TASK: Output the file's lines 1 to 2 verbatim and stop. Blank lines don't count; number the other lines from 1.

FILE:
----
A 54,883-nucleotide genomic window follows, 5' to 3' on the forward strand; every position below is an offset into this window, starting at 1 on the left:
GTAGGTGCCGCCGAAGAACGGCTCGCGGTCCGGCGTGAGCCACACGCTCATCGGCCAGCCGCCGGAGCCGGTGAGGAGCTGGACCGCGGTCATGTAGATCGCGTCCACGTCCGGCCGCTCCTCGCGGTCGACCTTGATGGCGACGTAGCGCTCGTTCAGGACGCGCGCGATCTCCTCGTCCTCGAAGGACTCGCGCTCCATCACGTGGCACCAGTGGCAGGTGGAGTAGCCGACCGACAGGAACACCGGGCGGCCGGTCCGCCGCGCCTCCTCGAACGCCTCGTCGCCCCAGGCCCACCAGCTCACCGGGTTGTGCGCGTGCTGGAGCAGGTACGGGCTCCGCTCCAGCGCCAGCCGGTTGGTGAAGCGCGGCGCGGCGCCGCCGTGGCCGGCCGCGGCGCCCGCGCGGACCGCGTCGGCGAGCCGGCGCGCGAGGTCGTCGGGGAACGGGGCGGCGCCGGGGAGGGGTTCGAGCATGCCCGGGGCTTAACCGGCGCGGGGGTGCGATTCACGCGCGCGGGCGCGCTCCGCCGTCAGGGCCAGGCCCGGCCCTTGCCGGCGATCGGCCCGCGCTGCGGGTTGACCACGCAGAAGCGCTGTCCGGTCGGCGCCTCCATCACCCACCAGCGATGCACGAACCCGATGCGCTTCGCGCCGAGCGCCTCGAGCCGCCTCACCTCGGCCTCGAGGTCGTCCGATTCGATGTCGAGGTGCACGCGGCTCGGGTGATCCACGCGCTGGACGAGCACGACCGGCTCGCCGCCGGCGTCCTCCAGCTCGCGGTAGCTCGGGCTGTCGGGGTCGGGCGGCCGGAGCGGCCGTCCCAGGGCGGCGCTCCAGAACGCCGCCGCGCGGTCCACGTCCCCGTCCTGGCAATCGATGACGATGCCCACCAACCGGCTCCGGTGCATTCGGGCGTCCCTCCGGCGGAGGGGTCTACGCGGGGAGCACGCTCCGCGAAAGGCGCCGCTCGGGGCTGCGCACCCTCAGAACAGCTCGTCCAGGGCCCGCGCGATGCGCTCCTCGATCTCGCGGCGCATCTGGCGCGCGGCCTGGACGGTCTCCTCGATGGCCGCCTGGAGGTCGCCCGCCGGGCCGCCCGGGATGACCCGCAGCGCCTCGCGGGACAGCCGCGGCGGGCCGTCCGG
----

A 54,883-nucleotide genomic window follows, 5' to 3' on the forward strand; every position below is an offset into this window, starting at 1 on the left:
GTAGGTGCCGCCGAAGAACGGCTCGCGGTCCGGCGTGAGCCACACGCTCATCGGCCAGCCGCCGGAGCCGGTGAGGAGCTGGACCGCGGTCATGTAGATCGCGTCCACGTCCGGCCGCTCCTCGCGGTCGACCTTGATGGCGACGTAGCGCTCGTTCAGGACGCGCGCGATCTCCTCGTCCTCGAAGGACTCGCGCTCCATCACGTGGCACCAGTGGCAGGTGGAGTAGCCGACCGACAGGAACACCGGGCGGCCGGTCCGCCGCGCCTCCTCGAACGCCTCGTCGCCCCAGGCCCACCAGCTCACCGGGTTGTGCGCGTGCTGGAGCAGGTACGGGCTCCGCTCCAGCGCCAGCCGGTTGGTGAAGCGCGGCGCGGCGCCGCCGTGGCCGGCCGCGGCGCCCGCGCGGACCGCGTCGGCGAGCCGGCGCGCGAGGTCGTCGGGGAACGGGGCGGCGCCGGGGAGGGGTTCGAGCATGCCCGGGGCTTAACCGGCGCGGGGGTGCGATTCACGCGCGCGGGCGCGCTCCGCCGTCAGGGCCAGGCCCGGCCCTTGCCGGCGATCGGCCCGCGCTGCGGGTTGACCACGCAGAAGCGCTGTCCGGTCGGCGCCTCCATCACCCACCAGCGATGCACGAACCCGATGCGCTTCGCGCCGAGCGCCTCGAGCCGCCTCACCTCGGCCTCGAGGTCGTCCGATTCGATGTCGAGGTGCACGCGGCTCGGGTGATCCACGCGCTGGACGAGCACGACCGGCTCGCCGCCGGCGTCCTCCAGCTCGCGGTAGCTCGGGCTGTCGGGGTCGGGCGGCCGGAGCGGCCGTCCCAGGGCGGCGCTCCAGAACGCCGCCGCGCGGTCCACGTCCCCGTCCTGGCAATCGATGACGATGCCCACCAACCGGCTCCGGTGCATTCGGGCGTCCCTCCGGCGGAGGGGTCTACGCGGGGAGCACGCTCCGCGAAAGGCGCCGCTCGGGGCTGCGCACCCTCAGAACAGCTCGTCCAGGGCCCGCGCGATGCGCTCCTCGATCTCGCGGCGCATCTGGCGCGCGGCCTGGACGGTCTCCTCGATGGCCGCCTGGAGGTCGCCCGCCGGGCCGCCCGGGATGACCCGCAGCGCCTCGCGGGACAGCCGCGGCGGGCCGTCCGG